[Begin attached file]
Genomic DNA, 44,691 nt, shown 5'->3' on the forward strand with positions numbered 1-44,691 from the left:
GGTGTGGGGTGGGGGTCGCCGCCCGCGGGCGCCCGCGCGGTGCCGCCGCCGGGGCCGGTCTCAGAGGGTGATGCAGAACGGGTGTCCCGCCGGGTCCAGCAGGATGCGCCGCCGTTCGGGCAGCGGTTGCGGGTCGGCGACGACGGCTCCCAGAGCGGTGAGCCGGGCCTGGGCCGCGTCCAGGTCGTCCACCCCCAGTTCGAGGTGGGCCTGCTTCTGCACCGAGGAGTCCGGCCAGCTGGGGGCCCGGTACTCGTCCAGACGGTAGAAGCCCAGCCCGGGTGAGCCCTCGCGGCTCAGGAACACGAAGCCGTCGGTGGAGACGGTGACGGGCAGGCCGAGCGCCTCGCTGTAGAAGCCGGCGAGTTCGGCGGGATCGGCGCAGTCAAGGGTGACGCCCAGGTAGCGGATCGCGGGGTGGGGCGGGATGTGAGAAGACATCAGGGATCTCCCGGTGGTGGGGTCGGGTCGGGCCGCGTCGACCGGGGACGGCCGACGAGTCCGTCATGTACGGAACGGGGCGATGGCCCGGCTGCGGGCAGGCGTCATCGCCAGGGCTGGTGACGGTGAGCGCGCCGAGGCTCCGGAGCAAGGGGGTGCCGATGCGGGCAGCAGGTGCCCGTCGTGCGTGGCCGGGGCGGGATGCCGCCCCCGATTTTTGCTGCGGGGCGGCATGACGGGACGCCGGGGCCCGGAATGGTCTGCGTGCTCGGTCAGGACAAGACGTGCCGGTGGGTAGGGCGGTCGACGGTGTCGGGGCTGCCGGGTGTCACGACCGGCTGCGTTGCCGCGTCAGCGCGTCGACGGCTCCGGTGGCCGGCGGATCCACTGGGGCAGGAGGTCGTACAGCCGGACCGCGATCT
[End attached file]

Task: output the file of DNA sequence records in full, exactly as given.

Genomic DNA, 44,691 nt, shown 5'->3' on the forward strand with positions numbered 1-44,691 from the left:
GGTGTGGGGTGGGGGTCGCCGCCCGCGGGCGCCCGCGCGGTGCCGCCGCCGGGGCCGGTCTCAGAGGGTGATGCAGAACGGGTGTCCCGCCGGGTCCAGCAGGATGCGCCGCCGTTCGGGCAGCGGTTGCGGGTCGGCGACGACGGCTCCCAGAGCGGTGAGCCGGGCCTGGGCCGCGTCCAGGTCGTCCACCCCCAGTTCGAGGTGGGCCTGCTTCTGCACCGAGGAGTCCGGCCAGCTGGGGGCCCGGTACTCGTCCAGACGGTAGAAGCCCAGCCCGGGTGAGCCCTCGCGGCTCAGGAACACGAAGCCGTCGGTGGAGACGGTGACGGGCAGGCCGAGCGCCTCGCTGTAGAAGCCGGCGAGTTCGGCGGGATCGGCGCAGTCAAGGGTGACGCCCAGGTAGCGGATCGCGGGGTGGGGCGGGATGTGAGAAGACATCAGGGATCTCCCGGTGGTGGGGTCGGGTCGGGCCGCGTCGACCGGGGACGGCCGACGAGTCCGTCATGTACGGAACGGGGCGATGGCCCGGCTGCGGGCAGGCGTCATCGCCAGGGCTGGTGACGGTGAGCGCGCCGAGGCTCCGGAGCAAGGGGGTGCCGATGCGGGCAGCAGGTGCCCGTCGTGCGTGGCCGGGGCGGGATGCCGCCCCCGATTTTTGCTGCGGGGCGGCATGACGGGACGCCGGGGCCCGGAATGGTCTGCGTGCTCGGTCAGGACAAGACGTGCCGGTGGGTAGGGCGGTCGACGGTGTCGGGGCTGCCGGGTGTCACGACCGGCTGCGTTGCCGCGTCAGCGCGTCGACGGCTCCGGTGGCCGGCGGATCCACTGGGGCAGGAGGTCGTACAGCCGGACCGCGATCT